Most studies on workplace violence have been designed to quantify the problem, and few have described research on experimental methods to prevent such violence. The most recent critical review of the literature in 2000 identified 137 studies that described strategies to reduce workplace violence. Of these studies, 41 suggested specific interventions, but none provided empirical data showing whether or how such strategies worked. Only 9 studies, all of which were health care–related, reported data on interventions. Even so, the conclusion of the 9-study review was that each of the studies used weak methods, had inconclusive results, and used flawed experimental designs.18 A review of nursing literature had similar conclusions: all the studies showed that after training, nurses had increased confidence and knowledge about risk factors, but no change was seen in the incidence of violence perpetrated by patients. There is a lack of high-quality research, and existing training does not appear to reduce rates of workplace violence.19
Proving that prevention programs are efficacious and cost-effective requires scientific experimentation, and designing such experiments has proved to be challenging. Without standardized definitions, it will remain difficult for researchers to combine or compare data, assess interventions, and detect temporal changes. The use of existing legal classifications of assault, aggravated assault, and battery may help to facilitate accurate multidisciplinary work among researchers, law enforcement, and policymakers.
Prehospital Settings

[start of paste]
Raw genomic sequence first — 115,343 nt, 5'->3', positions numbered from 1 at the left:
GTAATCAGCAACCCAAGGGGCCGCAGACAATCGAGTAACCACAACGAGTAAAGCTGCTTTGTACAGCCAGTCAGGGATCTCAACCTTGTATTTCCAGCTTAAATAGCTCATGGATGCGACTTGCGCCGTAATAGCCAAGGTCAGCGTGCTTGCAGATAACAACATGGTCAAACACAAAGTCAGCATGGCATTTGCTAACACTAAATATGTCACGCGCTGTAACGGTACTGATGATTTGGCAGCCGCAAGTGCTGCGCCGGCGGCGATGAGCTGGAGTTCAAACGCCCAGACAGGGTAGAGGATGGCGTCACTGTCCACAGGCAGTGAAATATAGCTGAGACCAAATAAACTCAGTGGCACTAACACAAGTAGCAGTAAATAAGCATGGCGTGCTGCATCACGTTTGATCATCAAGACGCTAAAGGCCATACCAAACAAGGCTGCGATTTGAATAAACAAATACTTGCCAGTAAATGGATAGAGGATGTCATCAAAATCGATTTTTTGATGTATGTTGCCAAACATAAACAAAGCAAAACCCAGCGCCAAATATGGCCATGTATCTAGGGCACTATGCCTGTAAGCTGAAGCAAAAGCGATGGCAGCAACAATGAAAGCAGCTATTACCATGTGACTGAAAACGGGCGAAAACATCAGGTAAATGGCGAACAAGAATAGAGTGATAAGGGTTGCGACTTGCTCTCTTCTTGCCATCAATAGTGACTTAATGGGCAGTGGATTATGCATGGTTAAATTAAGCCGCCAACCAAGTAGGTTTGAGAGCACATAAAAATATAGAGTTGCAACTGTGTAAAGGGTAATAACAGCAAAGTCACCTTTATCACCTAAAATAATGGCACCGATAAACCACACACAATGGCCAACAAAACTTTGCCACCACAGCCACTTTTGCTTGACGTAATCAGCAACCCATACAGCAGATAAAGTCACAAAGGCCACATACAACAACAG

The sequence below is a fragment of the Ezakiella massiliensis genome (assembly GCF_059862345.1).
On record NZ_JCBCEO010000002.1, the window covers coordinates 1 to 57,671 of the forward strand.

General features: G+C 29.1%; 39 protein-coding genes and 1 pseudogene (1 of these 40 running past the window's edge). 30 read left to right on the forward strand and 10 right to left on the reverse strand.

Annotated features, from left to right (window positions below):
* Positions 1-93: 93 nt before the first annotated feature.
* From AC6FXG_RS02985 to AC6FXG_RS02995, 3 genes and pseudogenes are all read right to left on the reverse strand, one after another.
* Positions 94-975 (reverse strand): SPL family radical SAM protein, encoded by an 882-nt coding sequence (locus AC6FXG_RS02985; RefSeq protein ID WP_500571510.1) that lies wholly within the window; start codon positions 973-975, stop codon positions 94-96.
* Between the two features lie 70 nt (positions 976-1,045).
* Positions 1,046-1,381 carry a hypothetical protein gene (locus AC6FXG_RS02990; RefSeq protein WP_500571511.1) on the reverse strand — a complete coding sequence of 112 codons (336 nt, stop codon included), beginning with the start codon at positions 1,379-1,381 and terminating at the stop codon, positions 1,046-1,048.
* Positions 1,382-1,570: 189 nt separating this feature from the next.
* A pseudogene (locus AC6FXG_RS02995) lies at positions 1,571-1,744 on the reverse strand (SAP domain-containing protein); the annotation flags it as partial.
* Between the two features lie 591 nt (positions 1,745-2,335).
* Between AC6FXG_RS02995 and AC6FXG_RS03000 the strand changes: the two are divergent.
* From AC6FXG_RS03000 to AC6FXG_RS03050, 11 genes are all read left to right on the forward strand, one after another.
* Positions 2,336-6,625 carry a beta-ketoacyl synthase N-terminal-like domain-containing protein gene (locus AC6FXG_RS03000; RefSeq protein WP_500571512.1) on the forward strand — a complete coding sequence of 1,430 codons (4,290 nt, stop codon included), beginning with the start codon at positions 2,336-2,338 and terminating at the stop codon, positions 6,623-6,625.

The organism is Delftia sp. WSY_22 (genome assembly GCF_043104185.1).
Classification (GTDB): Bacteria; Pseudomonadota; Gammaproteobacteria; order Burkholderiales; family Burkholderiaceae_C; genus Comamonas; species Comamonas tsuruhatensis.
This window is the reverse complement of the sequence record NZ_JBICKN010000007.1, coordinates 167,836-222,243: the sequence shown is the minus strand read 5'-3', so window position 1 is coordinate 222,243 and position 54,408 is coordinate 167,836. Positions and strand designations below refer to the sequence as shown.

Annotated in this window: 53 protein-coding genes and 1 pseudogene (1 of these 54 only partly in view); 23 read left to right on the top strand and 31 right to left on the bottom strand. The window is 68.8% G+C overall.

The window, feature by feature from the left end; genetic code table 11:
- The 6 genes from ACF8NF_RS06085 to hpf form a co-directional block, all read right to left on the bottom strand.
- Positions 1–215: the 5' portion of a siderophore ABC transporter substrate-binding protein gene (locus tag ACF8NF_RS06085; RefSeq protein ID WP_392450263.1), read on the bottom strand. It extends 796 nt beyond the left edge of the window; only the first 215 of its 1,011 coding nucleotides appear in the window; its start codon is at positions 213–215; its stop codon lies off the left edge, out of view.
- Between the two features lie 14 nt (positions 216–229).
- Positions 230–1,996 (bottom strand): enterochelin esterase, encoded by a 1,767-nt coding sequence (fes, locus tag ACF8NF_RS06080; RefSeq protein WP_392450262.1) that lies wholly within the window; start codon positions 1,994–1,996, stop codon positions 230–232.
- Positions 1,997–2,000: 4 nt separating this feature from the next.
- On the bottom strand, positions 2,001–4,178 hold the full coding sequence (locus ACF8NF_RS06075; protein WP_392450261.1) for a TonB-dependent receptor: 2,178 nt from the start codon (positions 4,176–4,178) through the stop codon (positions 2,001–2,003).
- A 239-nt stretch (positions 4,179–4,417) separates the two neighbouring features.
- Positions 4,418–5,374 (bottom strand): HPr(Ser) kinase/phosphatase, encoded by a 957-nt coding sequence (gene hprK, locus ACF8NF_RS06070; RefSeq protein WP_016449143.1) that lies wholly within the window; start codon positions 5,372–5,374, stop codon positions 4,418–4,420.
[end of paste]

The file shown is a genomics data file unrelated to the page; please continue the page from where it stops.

For many patients, medical events start with emergency medical services. One prospective study that was specifically designed to limit recall bias determined that 4.5% of violent encounters involving health care workers involved violence directed against emergency medical services personnel. Patients accounted for 90% of this violent behavior.20 A 2014 retrospective survey showed that the career prevalence of physical violence toward emergency services personnel was 80%, yet only 49% ever reported the incident to the police.21
Primary Care and Other Office-Based Practices
Workplace violence in outpatient practices is a complex problem about which very little is known. An extensive literature review was unable to identify any peer-reviewed studies defining the scope of the problem in office-based practices, including primary care, family medicine, internal medicine, and surgery and surgical subspecialties in the United States. Despite the lack of formal reports, there is certainly reason for concern. Just days before the murder at Brigham and Women’s Hospital, a Veterans Affairs psychologist was killed in his clinic by a patient in El Paso, Texas.22Last month, a urologist in New Orleans was shot and killed in his office by a former patient, who then committed suicide. Many international studies have shown high rates of abuse toward family physicians, particularly in Canadian and Australian health systems, primarily by patients with mental illness or displaying narcotic-seeking behavior. Studies of the U.S. health care system are needed to further define the extent of such violence.
Home Health Care
Employment in the home health sector carries particular risks. Because workers provide care in the client’s home, the environment is comparatively uncontrolled. Overall, 61% of home care workers report workplace violence annually.23 Unique concerns include the presence of weapons and drugs, family violence, robbery, and car theft.24 Homicide is the second leading cause of workplace death in this group, exceeded only by motor vehicle crashes.25
Certain hospital environments are more prone to type II workplace violence than are other settings. The emergency department and psychiatric wards are the most violent, and well-studied, hospital environments. Within these locations, physicians, nurses, technicians, and other staff members may be victims. There is a paucity of research in other hospital areas.
Against Nurses
Since rates of assault correlate with patient-contact time, nurses and nursing aides are victimized at the highest rates.14,17,26-30 In the Minnesota Nurses’ Study, the annual incidence of verbal and physical assaults was 39% and 13%, respectively.29 In another large study, 46% of nurses reported some type of workplace violence during their five most recent shifts; of these nurses, one third were physically assaulted.31